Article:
Wednesday, October 8, 2014

EEOC Sues Employer Over Mandatory Wellness Program Evaluation

Last week the EEOC filed suit against an employer for violating the Americans with Disabilities Act (“ADA”) for penalizing employees for non-participation in health screenings and requiring employees to disclose their medical history in the employer mandated wellness program which were not related to their duties or assignments for the company.

In its suit, the EEOC alleged that the plaintiff, an employee of Flambeau, Inc., in Baraboo, Wisconsin, was hospitalized with a heart condition at the time that his employer mandated that all employees receiving employer sponsored health insurance undergo biometric testing and a health risk assessment as part of their wellness program. Part of the biometric testing and risk assessment, required employees to, among other things, undergo tests and disclose medical history that would reveal conditions covered by the ADA that were not job related. Moreover, the employer had a policy that any employee who did not undergo the evaluation would lose their right to participate in the employer sponsored insurance plan with the employer contribution towards premium. Rather those non-participating employees would be forced to continue coverage through COBRA.

 Plaintiff could not undergo the evaluation at the directed time due to his hospitalization. He alleges in his complaint that his requests to complete the evaluation after the deadline were denied and he was dropped from the insurance plan as a result of being unavailable at the time of the mandated evaluation due to his hospitalization. Plaintiff further alleges that the evaluation itself forced employees to disclose non-job related medical conditions. The plaintiff alleges that this requirement to undergo the evaluation which included this disclosure and the denial of benefits to him for failure to undergo the evaluation as a result of an ADA covered condition, violate his protections under the ADA.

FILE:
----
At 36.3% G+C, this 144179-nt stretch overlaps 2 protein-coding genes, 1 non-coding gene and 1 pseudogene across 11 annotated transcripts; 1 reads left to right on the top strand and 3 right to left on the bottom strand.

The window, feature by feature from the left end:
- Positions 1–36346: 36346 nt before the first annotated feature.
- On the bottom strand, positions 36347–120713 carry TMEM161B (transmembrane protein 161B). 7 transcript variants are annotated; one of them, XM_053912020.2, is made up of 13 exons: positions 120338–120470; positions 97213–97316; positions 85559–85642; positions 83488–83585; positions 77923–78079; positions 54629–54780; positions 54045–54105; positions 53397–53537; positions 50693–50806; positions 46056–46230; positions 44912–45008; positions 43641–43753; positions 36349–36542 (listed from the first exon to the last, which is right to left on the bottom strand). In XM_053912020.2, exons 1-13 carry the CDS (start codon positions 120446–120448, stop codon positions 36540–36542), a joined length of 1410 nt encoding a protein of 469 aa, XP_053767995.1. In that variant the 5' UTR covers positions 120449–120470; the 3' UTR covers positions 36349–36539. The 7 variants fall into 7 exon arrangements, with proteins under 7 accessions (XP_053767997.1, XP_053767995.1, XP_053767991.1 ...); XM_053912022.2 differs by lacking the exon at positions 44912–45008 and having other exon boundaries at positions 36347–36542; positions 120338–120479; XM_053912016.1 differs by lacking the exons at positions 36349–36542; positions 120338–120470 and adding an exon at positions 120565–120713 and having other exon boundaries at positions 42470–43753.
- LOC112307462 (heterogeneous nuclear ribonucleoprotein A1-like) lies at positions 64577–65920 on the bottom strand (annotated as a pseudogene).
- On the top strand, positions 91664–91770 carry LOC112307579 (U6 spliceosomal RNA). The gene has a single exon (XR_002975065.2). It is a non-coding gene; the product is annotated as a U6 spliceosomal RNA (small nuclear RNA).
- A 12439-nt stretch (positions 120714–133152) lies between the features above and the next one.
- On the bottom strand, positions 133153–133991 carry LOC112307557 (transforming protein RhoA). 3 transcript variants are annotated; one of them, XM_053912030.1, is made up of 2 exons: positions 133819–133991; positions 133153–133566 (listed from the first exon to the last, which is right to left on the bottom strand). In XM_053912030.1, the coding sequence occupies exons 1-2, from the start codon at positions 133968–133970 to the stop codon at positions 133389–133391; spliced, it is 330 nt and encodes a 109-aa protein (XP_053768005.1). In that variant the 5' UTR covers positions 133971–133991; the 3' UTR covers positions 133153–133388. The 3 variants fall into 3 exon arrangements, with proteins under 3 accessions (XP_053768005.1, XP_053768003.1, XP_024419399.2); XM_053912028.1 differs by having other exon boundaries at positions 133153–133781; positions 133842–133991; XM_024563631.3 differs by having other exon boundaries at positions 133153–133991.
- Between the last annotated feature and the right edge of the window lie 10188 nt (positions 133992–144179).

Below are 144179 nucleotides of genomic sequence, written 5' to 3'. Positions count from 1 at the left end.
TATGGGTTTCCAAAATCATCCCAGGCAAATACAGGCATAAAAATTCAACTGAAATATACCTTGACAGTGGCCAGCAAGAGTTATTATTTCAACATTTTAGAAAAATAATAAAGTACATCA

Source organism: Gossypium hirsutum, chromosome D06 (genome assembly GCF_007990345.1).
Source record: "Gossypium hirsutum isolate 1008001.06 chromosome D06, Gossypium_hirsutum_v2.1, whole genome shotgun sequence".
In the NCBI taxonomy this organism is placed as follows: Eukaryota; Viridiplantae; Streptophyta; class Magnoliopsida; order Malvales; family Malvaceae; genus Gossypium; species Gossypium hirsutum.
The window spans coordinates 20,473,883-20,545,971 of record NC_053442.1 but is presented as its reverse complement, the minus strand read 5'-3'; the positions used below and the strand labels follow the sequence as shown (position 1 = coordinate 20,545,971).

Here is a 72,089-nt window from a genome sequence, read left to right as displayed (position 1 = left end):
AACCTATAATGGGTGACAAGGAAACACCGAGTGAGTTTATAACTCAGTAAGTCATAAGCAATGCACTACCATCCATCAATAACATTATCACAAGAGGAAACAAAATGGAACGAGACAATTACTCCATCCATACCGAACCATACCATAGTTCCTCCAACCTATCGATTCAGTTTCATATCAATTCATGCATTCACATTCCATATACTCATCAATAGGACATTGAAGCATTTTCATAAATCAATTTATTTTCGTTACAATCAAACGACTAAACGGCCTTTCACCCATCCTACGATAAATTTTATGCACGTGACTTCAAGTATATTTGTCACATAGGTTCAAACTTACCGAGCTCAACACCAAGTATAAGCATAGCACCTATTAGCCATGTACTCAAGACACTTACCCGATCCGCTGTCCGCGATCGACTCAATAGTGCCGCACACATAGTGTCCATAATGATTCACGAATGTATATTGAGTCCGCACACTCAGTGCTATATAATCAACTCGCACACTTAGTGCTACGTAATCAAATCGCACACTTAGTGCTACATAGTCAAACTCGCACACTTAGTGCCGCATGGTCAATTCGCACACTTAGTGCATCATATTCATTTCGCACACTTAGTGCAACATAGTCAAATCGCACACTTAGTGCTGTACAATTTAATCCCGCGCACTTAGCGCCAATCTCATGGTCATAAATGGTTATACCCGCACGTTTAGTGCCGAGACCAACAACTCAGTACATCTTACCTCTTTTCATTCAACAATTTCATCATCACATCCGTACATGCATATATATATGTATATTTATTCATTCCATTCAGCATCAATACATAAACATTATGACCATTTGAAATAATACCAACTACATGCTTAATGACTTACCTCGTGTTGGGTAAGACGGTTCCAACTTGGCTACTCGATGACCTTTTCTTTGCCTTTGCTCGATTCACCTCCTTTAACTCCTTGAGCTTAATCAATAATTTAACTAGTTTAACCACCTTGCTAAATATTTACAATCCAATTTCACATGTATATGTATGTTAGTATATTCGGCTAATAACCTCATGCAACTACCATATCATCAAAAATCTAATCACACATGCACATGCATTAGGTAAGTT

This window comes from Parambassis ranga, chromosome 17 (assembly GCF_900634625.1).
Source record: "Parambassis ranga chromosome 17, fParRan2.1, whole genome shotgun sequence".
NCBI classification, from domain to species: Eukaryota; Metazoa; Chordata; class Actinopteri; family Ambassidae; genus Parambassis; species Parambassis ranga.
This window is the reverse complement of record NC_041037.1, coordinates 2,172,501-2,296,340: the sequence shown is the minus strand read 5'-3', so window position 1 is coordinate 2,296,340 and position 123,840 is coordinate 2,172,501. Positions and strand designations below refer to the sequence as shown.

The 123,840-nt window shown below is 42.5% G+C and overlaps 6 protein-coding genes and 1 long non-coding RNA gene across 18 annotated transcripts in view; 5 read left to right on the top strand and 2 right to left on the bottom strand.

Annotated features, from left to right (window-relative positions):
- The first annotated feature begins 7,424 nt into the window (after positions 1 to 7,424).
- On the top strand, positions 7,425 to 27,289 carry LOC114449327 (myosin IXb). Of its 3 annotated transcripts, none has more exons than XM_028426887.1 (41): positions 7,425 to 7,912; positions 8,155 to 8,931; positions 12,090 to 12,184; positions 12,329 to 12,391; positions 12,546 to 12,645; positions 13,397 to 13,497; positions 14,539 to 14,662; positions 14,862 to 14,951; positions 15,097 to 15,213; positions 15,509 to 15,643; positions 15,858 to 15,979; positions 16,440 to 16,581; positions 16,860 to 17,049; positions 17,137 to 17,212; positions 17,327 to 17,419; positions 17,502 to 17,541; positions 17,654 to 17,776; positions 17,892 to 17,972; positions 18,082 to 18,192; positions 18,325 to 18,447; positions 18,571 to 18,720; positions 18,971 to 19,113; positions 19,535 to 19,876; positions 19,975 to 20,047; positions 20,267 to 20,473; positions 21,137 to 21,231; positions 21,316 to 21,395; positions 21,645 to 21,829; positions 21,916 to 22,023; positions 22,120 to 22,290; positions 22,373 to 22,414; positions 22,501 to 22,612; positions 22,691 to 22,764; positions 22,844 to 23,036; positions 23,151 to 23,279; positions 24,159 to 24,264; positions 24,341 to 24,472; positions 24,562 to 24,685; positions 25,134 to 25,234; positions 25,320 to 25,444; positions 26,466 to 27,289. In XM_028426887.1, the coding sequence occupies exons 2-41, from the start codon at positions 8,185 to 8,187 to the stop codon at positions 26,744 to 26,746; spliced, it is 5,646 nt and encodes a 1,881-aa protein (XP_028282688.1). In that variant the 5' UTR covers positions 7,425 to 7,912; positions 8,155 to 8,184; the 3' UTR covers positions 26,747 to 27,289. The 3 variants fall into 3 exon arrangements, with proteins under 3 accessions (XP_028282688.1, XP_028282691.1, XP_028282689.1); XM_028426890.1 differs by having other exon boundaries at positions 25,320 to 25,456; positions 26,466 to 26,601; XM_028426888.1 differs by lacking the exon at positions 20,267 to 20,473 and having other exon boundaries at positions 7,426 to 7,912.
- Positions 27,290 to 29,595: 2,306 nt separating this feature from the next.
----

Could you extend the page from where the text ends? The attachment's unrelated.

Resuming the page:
The suit, EEOC v. Flambeau, Inc., Case No. 3:14-cv-00638,  is just beginning to wind its way through the court system but employers with similar mandatory programs should take note. It may be advisable to ensure that all health screenings are truly voluntary. Rather than include a penalty for non-cooperation, employers should consider an incentive to employees for undergoing the evaluations. In this way, employers can avoid inadvertent claims of ADA violations in the screening process.